How much change is too much?

That will depend on what you are trying to do, the people you need to involve and the institution that you work at. Surface change, as in change that on the surface looks like change but in reality will change nothing long term, always goes down well. Usually because it’s quick, easy, cheap and satisfies someones vanity. Real fundamental change is hard, takes time and commitment. Unfortunately, the stuff that will really make a difference is usually the stuff that gets enthusiastic nods in meetings but never actually happens. Lawrie cites an inspired analogy from Amber Thomas to explain it. I won’t ruin it for you, read his post.

So what is the answer? I’ll go on to describe a few things I do to keep myself sane.

Learn as much as you can

This is another piece of sage Lawrie Phipps advice. Find out as much as you can about the institution. Information is power. If you understand your institution, if you know all the players and you know all the history, you can make much more informed decisions. Your approach will be adapted to be most successful and you’ll know what you can and can’t get away with.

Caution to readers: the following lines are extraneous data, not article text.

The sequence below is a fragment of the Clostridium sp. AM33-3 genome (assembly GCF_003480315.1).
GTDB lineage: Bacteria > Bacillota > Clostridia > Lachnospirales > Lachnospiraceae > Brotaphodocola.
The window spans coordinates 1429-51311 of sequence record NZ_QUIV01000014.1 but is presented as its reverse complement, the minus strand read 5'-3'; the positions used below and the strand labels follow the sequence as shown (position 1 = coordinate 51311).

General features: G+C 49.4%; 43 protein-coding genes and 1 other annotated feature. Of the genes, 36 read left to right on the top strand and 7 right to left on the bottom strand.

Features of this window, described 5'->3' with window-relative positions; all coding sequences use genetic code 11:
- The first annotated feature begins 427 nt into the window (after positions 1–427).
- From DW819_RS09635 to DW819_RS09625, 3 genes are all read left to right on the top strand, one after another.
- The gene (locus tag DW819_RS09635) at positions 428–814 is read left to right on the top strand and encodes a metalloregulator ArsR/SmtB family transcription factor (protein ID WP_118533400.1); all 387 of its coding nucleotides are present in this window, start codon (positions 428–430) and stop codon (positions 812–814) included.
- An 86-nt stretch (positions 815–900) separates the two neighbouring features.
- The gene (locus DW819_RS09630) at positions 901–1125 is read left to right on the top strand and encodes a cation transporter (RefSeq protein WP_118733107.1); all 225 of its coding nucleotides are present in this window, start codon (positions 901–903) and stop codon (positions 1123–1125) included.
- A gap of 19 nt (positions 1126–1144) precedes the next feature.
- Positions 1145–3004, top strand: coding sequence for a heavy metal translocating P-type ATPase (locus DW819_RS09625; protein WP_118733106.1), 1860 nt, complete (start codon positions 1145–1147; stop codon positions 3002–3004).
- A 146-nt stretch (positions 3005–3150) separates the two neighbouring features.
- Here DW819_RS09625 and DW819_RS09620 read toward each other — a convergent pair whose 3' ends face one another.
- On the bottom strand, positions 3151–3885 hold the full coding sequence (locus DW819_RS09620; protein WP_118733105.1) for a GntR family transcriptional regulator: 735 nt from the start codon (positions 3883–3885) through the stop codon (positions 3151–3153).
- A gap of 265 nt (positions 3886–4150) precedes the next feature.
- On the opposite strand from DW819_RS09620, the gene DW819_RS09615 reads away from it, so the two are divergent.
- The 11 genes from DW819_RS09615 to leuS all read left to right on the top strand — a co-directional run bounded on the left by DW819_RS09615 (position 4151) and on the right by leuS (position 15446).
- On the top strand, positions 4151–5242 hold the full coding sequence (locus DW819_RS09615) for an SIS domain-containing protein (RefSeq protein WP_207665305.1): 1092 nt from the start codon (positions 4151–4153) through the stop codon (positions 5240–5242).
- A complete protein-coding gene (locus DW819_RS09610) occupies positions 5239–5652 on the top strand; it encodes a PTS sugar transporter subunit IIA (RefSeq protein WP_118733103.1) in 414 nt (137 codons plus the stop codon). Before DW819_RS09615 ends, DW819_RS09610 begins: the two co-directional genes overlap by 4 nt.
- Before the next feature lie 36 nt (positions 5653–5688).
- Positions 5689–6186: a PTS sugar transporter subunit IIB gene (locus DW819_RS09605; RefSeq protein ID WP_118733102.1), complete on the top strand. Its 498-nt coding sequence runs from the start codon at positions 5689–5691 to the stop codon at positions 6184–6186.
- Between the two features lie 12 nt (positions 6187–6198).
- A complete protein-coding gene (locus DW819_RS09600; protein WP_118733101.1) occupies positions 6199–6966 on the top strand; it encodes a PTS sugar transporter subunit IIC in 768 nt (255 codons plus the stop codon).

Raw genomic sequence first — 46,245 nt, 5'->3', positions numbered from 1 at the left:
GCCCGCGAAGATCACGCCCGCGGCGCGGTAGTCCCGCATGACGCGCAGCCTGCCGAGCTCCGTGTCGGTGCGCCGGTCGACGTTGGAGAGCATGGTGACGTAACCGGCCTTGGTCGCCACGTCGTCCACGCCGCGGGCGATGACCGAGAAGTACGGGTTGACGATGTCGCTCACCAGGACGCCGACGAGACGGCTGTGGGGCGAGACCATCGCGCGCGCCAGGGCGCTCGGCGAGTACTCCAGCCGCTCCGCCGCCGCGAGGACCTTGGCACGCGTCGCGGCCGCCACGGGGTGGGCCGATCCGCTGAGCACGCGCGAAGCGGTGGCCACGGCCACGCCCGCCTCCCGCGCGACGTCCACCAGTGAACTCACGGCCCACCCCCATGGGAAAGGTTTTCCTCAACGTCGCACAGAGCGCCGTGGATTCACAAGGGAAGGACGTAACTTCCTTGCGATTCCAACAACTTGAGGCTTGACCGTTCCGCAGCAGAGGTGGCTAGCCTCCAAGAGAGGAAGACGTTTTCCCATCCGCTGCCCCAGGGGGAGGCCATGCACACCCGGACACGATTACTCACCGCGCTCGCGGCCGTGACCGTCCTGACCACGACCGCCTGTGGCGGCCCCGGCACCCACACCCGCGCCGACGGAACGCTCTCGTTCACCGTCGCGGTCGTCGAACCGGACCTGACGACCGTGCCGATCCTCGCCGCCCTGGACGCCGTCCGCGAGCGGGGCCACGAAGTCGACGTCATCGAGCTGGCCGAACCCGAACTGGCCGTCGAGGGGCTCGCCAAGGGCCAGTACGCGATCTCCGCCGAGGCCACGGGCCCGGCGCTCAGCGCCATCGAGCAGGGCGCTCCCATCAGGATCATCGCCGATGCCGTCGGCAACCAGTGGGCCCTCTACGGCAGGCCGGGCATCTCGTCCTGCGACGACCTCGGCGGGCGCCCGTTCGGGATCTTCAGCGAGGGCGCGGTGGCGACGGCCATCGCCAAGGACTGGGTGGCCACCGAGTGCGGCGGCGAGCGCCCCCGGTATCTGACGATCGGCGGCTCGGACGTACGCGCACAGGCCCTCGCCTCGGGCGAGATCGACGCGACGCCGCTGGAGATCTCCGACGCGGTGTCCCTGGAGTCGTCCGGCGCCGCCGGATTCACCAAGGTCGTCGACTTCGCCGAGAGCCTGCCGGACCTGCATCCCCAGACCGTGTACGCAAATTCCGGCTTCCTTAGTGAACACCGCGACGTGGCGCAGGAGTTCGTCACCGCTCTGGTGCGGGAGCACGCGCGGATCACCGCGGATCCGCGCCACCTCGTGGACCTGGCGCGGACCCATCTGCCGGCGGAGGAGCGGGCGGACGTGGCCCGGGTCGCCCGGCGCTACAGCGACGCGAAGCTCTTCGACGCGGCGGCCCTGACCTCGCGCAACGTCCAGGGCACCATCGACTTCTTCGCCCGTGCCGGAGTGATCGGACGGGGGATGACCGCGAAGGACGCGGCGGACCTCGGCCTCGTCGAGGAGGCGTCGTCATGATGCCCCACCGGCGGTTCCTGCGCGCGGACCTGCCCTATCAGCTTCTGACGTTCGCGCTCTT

Working in isolation, from your colleagues, from your managers, and especially from the institutional aspirations and strategy will not create widespread change, in any context. It’s just another dead bird. Lawrie Phipps (2016)

Trying to instigate change without knowing anything is a lot like running in the dark. You can’t see where your going, you can’t see the detail of the topography and you will most likely end up running in to a lamppost. My advice is don’t just go running in with your great ideas and expect people to rally round. Take your time. time is something you have, buy-in is what you need.

Find a balance that will keep you sane

You cannot simply put aside your ideas or your ambition. You will end up frustrated and dissatisfied. What you must do is find something that will allow you to scratch that itch. It might not be the all singing all dancing project you imagined but it’s something and something is better than nothing. Little projects, that contribute to a larger goal, will help keep you sane.